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Change of Address Checklist: Everyone to Notify

By: Justin Chaplin
October 7, 2019

14-Step Change of Address Checklist

So, you’ve found your dream apartment and have signed and dotted the lease. That’s great! However, that doesn't mean your work is done. 

Besides the fun stuff like choosing new furniture or thinking of what colors to paint the walls, you’ll need to take care of some essentials. These are things that’ll help you avoid any headaches during your move. Your top priority should be handling your change of address.

Changing your mailing address when moving can be overwhelming. However, having a checklist can help you keep every detail straight. 

Good news: We’ve put together a comprehensive change of address checklist. It’ll help you to streamline your move as much as possible. 

Here’s everything you need to know about changing your address when moving.

Change Your Mailing Address with the Post Office

Changing your mailing address with the United States Postal Service (USPS) should be your first step when moving. USPS, a federal agency, is the most widely-used mail service in the nation. They deliver nearly half of the world’s mail

Needless to say, it’s imperative to ensure that they have your correct address. That way, they can forward your mail to the right address if someone sends mail to your old address.

So, how do you change your address with USPS? There are three ways. Here they are:

  • For Those Who Love a Good Phone Call - Call 1-800-ASK-USPS and follow the prompts to change your address. Be prepared to pay a $1 identity confirmation fee.
  • For Those Who Are Internet-Savvy - USPS has an online address change page that makes it fast and easy to change your address. You’ll still have to pay a $1 fee.
  • For Those Who Want to Meet In-Person - Visit your local USPS office and ask for a copy of Form 3575. Fill it out and voilà — consider your address changed. Better yet, it’s free!

Pro Tip: USPS says that it may take anywhere from 7-10 days for a change of address form to go into effect. Making the request two weeks prior to moving can help to ensure that you don’t experience any lapse in the mail or any other headaches.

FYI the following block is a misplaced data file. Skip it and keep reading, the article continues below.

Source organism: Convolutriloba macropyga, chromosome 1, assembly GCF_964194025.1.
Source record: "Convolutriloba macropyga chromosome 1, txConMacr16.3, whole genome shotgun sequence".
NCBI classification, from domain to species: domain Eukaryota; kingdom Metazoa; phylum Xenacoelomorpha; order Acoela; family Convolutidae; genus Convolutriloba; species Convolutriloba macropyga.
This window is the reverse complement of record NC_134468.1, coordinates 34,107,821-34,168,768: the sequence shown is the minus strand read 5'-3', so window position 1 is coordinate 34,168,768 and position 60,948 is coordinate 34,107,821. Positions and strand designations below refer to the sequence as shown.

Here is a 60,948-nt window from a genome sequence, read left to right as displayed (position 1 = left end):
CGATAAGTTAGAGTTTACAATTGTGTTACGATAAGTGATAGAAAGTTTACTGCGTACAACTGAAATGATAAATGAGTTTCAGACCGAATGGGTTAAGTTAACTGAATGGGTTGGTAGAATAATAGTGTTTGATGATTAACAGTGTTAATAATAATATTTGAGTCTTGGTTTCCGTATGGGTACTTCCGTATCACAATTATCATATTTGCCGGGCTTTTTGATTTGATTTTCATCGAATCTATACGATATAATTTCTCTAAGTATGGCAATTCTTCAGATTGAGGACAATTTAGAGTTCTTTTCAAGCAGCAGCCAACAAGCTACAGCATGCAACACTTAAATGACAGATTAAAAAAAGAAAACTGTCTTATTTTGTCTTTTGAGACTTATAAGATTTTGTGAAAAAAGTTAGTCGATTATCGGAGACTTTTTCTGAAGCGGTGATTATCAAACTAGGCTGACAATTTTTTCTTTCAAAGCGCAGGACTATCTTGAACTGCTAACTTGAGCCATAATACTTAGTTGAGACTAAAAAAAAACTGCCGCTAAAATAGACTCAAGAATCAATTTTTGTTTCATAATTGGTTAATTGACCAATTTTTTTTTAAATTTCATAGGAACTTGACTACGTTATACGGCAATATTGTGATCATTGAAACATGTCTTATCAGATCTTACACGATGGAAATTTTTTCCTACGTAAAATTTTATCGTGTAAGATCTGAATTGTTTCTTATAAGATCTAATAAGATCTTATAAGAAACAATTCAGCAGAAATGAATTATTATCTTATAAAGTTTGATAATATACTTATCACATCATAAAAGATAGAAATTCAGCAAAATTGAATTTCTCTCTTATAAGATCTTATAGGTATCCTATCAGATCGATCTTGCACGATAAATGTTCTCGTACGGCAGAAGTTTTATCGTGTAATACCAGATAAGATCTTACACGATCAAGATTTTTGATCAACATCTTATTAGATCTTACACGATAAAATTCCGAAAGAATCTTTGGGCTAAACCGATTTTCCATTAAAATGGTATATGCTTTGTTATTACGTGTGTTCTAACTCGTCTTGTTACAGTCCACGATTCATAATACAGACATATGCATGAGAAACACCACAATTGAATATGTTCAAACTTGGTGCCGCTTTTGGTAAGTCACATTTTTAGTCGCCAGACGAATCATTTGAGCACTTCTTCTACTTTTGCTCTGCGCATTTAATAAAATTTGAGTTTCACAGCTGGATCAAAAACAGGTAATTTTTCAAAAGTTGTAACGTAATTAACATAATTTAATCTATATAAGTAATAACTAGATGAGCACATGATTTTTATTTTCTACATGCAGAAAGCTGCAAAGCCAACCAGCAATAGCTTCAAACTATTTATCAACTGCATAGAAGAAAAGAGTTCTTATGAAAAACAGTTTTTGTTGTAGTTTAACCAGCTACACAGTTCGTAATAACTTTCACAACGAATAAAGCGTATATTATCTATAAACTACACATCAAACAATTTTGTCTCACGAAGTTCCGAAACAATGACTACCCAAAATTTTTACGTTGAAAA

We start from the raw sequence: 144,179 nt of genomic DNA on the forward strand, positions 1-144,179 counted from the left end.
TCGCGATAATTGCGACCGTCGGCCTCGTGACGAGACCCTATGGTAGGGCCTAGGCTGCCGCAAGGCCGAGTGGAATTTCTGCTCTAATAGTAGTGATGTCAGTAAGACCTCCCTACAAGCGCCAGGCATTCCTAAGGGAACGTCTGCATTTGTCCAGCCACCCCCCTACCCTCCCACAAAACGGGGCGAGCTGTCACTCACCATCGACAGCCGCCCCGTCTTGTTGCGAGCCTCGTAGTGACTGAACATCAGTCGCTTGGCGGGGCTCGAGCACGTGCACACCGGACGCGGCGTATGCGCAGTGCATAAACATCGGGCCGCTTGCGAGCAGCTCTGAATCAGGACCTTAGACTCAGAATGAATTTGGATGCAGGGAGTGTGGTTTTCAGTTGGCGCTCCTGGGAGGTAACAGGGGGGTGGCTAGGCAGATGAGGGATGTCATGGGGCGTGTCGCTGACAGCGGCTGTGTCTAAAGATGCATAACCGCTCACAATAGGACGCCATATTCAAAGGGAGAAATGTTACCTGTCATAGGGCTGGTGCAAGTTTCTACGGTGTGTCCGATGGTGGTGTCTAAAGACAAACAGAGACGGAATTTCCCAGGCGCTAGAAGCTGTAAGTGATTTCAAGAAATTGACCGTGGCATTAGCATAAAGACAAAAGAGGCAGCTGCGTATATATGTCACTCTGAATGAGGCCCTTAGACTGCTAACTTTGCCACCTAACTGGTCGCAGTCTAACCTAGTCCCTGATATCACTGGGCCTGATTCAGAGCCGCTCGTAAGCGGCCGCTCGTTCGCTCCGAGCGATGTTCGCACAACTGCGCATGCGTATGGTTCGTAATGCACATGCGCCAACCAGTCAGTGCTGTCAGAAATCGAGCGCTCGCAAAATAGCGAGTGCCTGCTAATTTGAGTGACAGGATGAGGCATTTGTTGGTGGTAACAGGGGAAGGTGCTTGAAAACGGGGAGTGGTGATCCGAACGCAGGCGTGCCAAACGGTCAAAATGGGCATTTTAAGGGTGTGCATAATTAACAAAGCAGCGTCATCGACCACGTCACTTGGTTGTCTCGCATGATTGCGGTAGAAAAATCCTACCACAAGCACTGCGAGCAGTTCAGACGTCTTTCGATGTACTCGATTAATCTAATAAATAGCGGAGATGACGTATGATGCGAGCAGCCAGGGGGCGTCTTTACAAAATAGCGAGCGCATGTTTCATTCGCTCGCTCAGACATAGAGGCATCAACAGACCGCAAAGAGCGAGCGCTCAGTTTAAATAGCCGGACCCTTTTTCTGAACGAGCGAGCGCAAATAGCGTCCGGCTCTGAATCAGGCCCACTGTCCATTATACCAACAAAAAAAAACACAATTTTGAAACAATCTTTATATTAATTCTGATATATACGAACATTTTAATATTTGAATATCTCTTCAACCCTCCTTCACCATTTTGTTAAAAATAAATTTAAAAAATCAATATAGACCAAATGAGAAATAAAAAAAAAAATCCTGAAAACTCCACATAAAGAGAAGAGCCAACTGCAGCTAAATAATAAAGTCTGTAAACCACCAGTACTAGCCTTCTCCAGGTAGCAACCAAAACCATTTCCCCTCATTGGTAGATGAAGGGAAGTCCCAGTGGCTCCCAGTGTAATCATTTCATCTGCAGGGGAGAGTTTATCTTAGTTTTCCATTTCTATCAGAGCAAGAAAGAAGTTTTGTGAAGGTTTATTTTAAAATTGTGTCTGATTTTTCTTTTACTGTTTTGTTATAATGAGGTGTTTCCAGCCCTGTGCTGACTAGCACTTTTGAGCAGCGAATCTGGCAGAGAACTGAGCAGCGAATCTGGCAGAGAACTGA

Change of Address Process For Green Card Holders

Those who have a green card and are not U.S. citizens will need to follow a different set of steps to change their address. Green card holders can still register their change of address with the post office. 

However, you’ll also need to notify U.S. Citizen and Immigration Services (USCIS). You can change your address online by filing a Change of Address Form. It’s crucial to keep your address up to date to avoid any issues with your case.

Change of Address Checklist: Who Do You Need to Notify?

1. The DMV

Unfortunately, your new move may also require a trip to the DMV. By law, you must update the address on your driver’s license within a certain period of time after moving. That’ll vary by county or state. If you fail to comply, you may face fines. 

If you’re lucky, you may be able to complete a change of address form online. In that case, they may be able to send your new license by mail. Check your state’s DMV website for more details.

2. The IRS

It’s very important to ensure that the IRS has your most recent address on file. If not, you risk them sending important information and even refund checks to your old address. Also, an old address can make filing your taxes even more of a hassle. 

To update your address with the IRS, simply visit their website. You can find their change of address form, Form 8822, and fill it out. Once you have submitted the completed form, you’ll receive correspondence from the IRS that confirms the change.

3. The Social Security Administration

This is of the utmost importance if you receive any Social Security benefits from retirement or otherwise. You can also do this online. However, if you don’t have a “My Social Security” account set up, you’ll need to create one to complete the request. 

The site has clear instructions about how to submit a change of address. That makes it easy to do the job.

4. The Government

By “the government,” we mean voter registration. If you want to exercise your right to vote as a U.S. citizen, then you’ll need to have the right address on file. Otherwise, you may not be able to vote in your current district, county, or state. To update your address on your voter registration card, you can visit the USA.gov’s website.

You may be able to do this by mailing information or forms to your local county office. However, not every state allows that. You can also update your address by phone by calling your local county office.